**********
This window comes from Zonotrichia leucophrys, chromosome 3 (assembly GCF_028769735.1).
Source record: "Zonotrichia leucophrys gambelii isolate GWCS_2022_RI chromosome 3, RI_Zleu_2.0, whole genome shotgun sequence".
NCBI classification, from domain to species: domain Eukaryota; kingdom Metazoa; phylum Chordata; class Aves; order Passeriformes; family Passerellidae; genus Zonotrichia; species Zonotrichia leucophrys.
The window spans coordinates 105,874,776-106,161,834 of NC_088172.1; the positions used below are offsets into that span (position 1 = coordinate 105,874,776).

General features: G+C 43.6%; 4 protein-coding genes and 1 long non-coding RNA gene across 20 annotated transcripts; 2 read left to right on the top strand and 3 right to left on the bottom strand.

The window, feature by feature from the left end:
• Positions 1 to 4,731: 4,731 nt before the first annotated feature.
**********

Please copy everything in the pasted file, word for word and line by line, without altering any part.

This window comes from Zonotrichia leucophrys, chromosome 3 (assembly GCF_028769735.1).
Source record: "Zonotrichia leucophrys gambelii isolate GWCS_2022_RI chromosome 3, RI_Zleu_2.0, whole genome shotgun sequence".
NCBI classification, from domain to species: domain Eukaryota; kingdom Metazoa; phylum Chordata; class Aves; order Passeriformes; family Passerellidae; genus Zonotrichia; species Zonotrichia leucophrys.
The window spans coordinates 105,874,776-106,161,834 of NC_088172.1; the positions used below are offsets into that span (position 1 = coordinate 105,874,776).

General features: G+C 43.6%; 4 protein-coding genes and 1 long non-coding RNA gene across 20 annotated transcripts; 2 read left to right on the top strand and 3 right to left on the bottom strand.

The window, feature by feature from the left end:
• Positions 1 to 4,731: 4,731 nt before the first annotated feature.